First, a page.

Following the Court of Appeal’s decision in March 2021 which stood as a further example of a faith-based establishment being caught by the extended principle of vicarious liability, the Supreme Court has clarified the position by allowing the defendant’s appeal.
The Court has confirmed that the Trustees of the Barry Congregation of Jehovah's Witnesses (the congregation) is not vicariously liable for the actions of one of its elders.
Background to the appeal
Both before the High Court and the Court of Appeal, the congregation had been held vicariously liable for an incident of rape committed by one its elders (MS) against an adult member of the congregation (BXB). This was on the basis that MS’ position as an elder was integral to the “business” of the congregation and that there was a strong causative link between MS’ wrong-doing and his position and conduct as an elder. As such, the two-stage test to establish vicarious liability was satisfied and liability was found to attach.
By way of background, MS was known to BXB through her husband’s work and their friendship continued through their involvement with the congregation. On 30 April 1990, BXB, her husband, MS and his wife were involved in door-to-door evangelising. There followed a pub lunch were MS drank heavily and argued with his wife. The families returned to MS’ home where he raped BXB.
Supreme Court’s decision
In a unanimous decision, led by Lord Burrows, the Supreme Court decided that the congregation is not vicariously liable for the rape committed by MS.
The Court redefined the well-established two-stage test, both stages of which must be satisfied in order to establish vicarious liability. Stage one considers whether the relationship between the defendant and tortfeasor is one of employment or akin to employment. Stage two is the ‘close connection’ test and considers whether the wrongful conduct was so closely connected with the acts that the tortfeasor was authorised to do, so as to make it fairly and properly regarded as being done while acting in the course of their employment or quasi employment.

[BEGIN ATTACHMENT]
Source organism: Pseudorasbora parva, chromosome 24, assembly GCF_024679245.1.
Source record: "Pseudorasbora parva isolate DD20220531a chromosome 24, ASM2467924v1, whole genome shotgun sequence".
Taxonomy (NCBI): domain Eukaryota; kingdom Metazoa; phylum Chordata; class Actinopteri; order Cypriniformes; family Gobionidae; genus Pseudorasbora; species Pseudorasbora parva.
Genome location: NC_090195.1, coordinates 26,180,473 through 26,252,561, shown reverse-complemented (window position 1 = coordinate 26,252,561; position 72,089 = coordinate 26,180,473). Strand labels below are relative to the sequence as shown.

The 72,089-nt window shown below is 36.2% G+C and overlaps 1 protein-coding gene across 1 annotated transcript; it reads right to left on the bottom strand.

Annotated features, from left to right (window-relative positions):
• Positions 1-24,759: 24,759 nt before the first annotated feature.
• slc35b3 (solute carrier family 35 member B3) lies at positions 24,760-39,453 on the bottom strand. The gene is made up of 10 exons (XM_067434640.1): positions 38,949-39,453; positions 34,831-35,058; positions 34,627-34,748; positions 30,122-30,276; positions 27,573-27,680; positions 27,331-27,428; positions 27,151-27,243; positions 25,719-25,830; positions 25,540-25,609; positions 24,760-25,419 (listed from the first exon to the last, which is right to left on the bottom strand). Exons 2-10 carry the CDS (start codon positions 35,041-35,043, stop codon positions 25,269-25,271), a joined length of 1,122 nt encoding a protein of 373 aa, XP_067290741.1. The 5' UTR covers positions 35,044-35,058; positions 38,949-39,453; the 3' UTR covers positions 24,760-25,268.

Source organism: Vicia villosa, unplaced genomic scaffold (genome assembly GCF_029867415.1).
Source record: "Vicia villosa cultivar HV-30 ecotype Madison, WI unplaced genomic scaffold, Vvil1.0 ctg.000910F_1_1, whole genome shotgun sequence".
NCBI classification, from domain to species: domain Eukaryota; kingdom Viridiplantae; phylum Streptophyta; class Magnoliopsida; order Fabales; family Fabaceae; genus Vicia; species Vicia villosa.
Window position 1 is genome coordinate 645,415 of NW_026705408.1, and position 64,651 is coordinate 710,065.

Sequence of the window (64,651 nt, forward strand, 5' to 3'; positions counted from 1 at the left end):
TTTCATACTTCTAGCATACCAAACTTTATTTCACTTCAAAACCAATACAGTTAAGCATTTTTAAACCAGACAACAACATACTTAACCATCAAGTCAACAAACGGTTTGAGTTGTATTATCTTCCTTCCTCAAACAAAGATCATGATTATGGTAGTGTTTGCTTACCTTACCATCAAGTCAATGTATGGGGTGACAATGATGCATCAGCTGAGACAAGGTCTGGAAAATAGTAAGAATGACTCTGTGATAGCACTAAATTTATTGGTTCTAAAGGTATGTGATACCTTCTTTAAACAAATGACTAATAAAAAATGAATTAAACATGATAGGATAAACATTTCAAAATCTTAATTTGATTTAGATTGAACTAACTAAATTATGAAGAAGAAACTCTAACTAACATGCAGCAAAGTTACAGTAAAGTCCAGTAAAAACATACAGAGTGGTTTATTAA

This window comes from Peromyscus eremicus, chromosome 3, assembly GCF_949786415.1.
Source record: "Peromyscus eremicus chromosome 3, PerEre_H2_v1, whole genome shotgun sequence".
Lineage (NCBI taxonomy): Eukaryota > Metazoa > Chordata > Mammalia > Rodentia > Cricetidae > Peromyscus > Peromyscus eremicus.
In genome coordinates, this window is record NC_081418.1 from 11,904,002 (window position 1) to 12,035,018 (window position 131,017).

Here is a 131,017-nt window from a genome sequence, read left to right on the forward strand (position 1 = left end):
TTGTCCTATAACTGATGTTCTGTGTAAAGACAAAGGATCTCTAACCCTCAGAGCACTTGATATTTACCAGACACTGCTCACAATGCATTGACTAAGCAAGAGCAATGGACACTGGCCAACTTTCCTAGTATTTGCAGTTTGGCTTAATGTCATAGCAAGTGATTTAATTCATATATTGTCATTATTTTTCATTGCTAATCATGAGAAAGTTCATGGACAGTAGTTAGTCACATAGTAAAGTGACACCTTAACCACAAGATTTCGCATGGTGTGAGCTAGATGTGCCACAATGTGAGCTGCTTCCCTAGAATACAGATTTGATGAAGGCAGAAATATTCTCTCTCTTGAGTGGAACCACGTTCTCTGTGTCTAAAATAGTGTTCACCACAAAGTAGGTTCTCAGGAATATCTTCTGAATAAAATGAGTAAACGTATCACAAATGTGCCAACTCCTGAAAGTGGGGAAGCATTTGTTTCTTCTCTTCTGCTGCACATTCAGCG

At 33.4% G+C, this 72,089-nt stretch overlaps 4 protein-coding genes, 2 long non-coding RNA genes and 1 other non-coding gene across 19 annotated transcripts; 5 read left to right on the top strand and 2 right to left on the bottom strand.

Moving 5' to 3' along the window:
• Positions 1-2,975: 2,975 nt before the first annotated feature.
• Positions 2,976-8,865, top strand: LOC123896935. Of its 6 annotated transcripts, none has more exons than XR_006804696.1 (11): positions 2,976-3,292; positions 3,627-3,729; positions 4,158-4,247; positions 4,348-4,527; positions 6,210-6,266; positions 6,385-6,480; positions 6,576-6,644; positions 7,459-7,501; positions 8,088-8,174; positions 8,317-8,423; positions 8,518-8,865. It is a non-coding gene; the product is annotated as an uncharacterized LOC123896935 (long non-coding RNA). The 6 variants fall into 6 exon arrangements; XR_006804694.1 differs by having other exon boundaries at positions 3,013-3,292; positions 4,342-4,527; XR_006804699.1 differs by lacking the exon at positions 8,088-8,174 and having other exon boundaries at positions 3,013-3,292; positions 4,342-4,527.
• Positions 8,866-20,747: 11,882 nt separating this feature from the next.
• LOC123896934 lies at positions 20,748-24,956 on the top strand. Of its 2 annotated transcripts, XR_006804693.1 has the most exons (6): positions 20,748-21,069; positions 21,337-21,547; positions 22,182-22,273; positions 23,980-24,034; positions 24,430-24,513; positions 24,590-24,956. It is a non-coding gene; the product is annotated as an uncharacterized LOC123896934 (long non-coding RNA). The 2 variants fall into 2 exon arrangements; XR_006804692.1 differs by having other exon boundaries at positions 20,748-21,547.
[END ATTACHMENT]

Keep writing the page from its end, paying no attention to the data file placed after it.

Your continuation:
Whilst the Supreme Court agreed with the lower courts that the stage one test was satisfied given that MS’ relationship with the congregation was one akin to employment, the Court was not satisfied with the decision reached in relation to stage two. They found that the lower courts had taken irrelevant factors into account when analysing whether there was the requisite close connection, including the role of MS’ father in encouraging BXB to support MS and the failure of the congregation to condemn inappropriate behaviour displayed by MS against other members.
The tortious conduct which formed the subject matter of this claim could not, in the Supreme Court’s judgment, be fairly and properly regarded as being done in the course of MS’ position as an elder. Of particular relevance was the fact that the rape was not committed while MS was carrying out activities as an elder, rather MS was abusing his position as a close friend of BXB in “a shocking one-off attack”. Contrary to child sexual abuse cases, MS was not exercising control over BXB in his position as an elder. MS’ role in the congregation as the reason for BXB’s continued friendship with him (and therefore the opportunity for the rape to be committed) also could not form a basis on which to satisfy the close connection test. Crucially, the Court found that MS removed his “metaphorical uniform” even when dealing with members of the congregation, including BXB, when not engaged in core church activities – he was not always on duty.
The Supreme Court confirmed that in cases of sexual abuse, the same two-stage test applies as in other cases when considering vicarious liability. Finally, it may also be necessary to stand back and consider whether the outcome is consistent with the underlying policy justification for vicarious liability. Ultimately, just because an organisation has “deeper pockets” than the individual, does not merit an extension of vicarious liability beyond its principled boundaries.
This is a welcome decision for defendants providing a consolidated definition of the tests for vicarious liability, but making clear that the second stage should be applied in a restricted way. This should limit the range of cases where vicarious liability is established. Further, it confirms that there is no ‘special regime’ for abuse cases.
Previous judgments have suggested that the law on vicarious liability has been ‘on the move’, but this Supreme Court decision suggests otherwise. With the stage one test firmly limited in the Barclays Bank Plc v Various Claimants  decision, so now is stage two of the test.